After going back to the resort to change clothes and freshen up a bit, I was off to The Bluebird Cafe. This is a small intimate venue that only has 20 tables (about 90 people can attend a show) and it’s one of the most notable venues in the world for songwriters. Due to the cafe being smaller, it can be difficult to get tickets. To get wheelchair accessible Bluebird Cafe tickets, I called and made a reservation about 2 weeks in advance of the show. If you’re wanting regular tickets however, reservations open online one week before the show. Tickets are only $3 per person, but there is a $10 food/drink minimum per person. The food menu wasn’t huge, but it offered enough options to keep me happy.
Daisy Mallory, Kenny Foster, Brittny, and Troy Johnson performed on the night I visited, and they were all exceptional. The four of them sat in a circle in the center of the room and took turns singing their original songs. It was truly an incredible experience to be in such an intimate setting listening to their work. At one point, during a beautiful song by Daisy Mallory, I even found myself moved to tears. The song was called “Growing Up Too” and was about her being an only child and her parents growing up with her in a way. As an only child myself, I identified with the lyrics.
The Bluebird Cafe Nashville TN has two shows every night of the week, so if you can’t get tickets for one show, just try for the next one. Maybe you’ll get to witness the next country music superstar perform! After all, this is where the likes of Garth Brooks and Taylor Swift got their start.
9:30am – Opry Mills
While Madame Tussauds is located inside Opry Mills, I didn’t have time to fully look around the mall until the morning of my departure. I arrived at Opry Mills and thought I’d only be there for 30 minutes to an hour maybe, but I was inside the mall for over two hours because it offers so much!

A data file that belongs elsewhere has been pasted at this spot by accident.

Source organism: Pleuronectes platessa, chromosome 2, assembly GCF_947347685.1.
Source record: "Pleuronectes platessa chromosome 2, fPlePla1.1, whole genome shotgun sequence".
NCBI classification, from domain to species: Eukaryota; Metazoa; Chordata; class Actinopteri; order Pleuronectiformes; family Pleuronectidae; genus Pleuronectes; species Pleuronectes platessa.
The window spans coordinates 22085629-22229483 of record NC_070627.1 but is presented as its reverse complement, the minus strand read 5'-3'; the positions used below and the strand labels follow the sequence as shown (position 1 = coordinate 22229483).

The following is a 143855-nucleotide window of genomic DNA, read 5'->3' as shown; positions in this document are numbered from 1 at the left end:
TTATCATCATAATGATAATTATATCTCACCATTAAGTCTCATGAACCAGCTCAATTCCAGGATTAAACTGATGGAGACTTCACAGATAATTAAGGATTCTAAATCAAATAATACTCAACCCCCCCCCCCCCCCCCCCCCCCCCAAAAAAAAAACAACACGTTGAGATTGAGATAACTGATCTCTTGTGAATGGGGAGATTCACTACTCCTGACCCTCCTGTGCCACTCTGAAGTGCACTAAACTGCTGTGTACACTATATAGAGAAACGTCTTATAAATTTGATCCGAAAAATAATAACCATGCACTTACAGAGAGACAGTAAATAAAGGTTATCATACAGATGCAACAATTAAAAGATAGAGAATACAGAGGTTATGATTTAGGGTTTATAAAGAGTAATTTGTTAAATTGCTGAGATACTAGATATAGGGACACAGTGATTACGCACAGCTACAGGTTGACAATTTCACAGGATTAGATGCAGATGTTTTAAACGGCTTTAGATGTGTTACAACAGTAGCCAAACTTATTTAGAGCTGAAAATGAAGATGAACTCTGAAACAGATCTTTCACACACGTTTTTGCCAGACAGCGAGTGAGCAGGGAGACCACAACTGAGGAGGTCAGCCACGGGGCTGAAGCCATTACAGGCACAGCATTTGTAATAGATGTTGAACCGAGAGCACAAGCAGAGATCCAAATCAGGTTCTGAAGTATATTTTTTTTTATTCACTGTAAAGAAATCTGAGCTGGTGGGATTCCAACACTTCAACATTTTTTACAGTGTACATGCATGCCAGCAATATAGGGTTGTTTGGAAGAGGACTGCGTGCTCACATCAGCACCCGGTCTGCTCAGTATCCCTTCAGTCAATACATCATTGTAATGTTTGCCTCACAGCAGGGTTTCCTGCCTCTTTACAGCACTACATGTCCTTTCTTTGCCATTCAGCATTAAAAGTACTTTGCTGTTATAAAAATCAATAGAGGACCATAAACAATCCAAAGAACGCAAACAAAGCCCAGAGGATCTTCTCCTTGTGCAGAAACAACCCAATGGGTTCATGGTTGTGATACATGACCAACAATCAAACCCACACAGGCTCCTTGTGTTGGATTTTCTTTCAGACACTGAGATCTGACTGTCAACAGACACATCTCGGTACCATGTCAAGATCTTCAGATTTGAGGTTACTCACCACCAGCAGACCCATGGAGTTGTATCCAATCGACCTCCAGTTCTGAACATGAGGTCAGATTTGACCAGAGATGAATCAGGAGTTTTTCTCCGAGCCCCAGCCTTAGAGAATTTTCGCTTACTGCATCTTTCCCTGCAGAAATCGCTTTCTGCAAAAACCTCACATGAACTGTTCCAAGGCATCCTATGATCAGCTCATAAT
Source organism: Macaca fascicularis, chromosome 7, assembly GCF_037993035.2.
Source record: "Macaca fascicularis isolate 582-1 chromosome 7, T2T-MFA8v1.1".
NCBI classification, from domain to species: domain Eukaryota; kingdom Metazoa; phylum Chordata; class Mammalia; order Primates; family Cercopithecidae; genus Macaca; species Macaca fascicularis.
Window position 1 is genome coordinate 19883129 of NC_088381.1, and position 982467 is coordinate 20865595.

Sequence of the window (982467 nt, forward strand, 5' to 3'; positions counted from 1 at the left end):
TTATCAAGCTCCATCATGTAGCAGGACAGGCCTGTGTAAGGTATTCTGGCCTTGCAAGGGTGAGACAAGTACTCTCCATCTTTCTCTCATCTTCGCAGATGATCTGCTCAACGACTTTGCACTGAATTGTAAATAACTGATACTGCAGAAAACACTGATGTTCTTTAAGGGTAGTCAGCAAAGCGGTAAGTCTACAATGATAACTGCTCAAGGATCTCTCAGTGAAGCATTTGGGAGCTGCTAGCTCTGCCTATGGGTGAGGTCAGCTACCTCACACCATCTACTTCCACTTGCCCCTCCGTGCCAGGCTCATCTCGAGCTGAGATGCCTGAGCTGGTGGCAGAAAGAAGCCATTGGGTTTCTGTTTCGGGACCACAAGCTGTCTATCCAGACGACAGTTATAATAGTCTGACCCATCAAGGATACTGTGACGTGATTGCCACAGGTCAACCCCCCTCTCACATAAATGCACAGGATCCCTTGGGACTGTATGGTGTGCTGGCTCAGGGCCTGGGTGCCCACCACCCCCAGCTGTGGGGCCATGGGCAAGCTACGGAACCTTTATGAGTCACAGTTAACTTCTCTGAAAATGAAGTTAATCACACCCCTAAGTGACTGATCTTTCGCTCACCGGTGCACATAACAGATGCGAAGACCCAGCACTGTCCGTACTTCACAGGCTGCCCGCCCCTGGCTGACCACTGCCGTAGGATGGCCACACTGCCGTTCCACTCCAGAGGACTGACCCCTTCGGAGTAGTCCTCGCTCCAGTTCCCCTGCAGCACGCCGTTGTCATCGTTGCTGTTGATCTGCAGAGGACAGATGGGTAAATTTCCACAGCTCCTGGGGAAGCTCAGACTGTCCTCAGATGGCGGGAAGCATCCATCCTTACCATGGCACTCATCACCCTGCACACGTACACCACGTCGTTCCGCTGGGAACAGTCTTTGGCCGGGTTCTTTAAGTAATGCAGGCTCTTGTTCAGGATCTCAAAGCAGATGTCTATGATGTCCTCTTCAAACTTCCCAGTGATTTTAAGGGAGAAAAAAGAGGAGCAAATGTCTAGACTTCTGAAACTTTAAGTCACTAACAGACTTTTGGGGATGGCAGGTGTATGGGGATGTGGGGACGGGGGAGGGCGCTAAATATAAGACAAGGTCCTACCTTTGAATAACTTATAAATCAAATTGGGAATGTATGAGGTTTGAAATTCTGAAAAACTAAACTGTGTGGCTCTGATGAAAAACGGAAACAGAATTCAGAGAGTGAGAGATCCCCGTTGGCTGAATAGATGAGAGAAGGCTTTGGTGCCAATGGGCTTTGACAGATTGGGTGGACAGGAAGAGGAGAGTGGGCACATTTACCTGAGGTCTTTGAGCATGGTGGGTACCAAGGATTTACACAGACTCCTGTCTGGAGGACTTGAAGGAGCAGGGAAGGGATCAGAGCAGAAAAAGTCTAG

Opry Mills has over 200 stores, a movie theater, various restaurants, and attractions. Much like the Mall of America, its more than just a mall; it’s an experience in its own right. Aside from shopping till you drop, you can have a fun meal at Rainforest Cafe (you’ll truly feel like you’re eating in the rainforest) or enjoy some delicious Tennessee barbecue at Mission BBQ. There’s something for everyone at Opry Mills… and be sure to grab a gift or five for yourself!
12:30pm – Hattie B’s Hot Chicken
The last stop on my Nashville weekend getaway was at Hattie B’s. As you probably know, Nashville is famous for hot chicken and I was determined to try the best hot chicken in Nashville. Hattie B’s has risen to fame as the place to eat hot chicken in Music City. There are now two locations in Nashville, but I went to the one in midtown.
When I arrived to Hattie B’s there was a line around the building. It’s common to wait an hour or more just to get in the door, but lucky for me, I use a wheelchair and there were steps where the line went. The only ramp is over to the side (in front of the adjoining Gigi’s Cupcakes) so I went to it and straight to the door. The staff greeted me and we went straight in. Sometimes being a wheelchair user has its perks!
I ordered the chicken tenders plate with mac & cheese and potato salad, and banana pudding for dessert. There are five different levels of heat that you can get on your chicken, and I got two of the tenders “Hot” and one tender “Shut the cluck up”. STCU is the hottest level and I was warned to not try it until the very end of my meal or it’d ruin it.
My “hot” chicken and sides were DELICIOUS! Seriously, it was sooo good. The “hot” was pretty hot, so if you can’t handle heat then get “mild”. At the end of my meal, I tried a tiny bite of the STCU chicken and holy cow. I’m pretty sure flames shot out of my mouth. I have never had anything so hot and it took me about 15 minutes to recuperate, but at least now I can say that I had Nashville’s hottest chicken and I never have to burn off my taste buds again.
And just like that, my 48 hours in Nashville came to an end. It was an exciting and fun-filled weekend, and Nashville surprised me beyond belief. To live so close to it for most of my life, it’s really a shame that I’m just now discovering how awesome it is. But that’s okay because the next time I’m looking for incredible weekend getaways in Tennessee, I’ll look no further than Music City.
*This trip was made possible with the help of Visit Music City, Grand Ole Opry, Gaylord Opryland Resort, and Madame Tussauds. While some experiences were complimentary, all opinions are authentic and my own. This post includes affiliate links. When you click on a link, I may receive a small compensation, which will help this blog grow into a better resource for disabled travelers.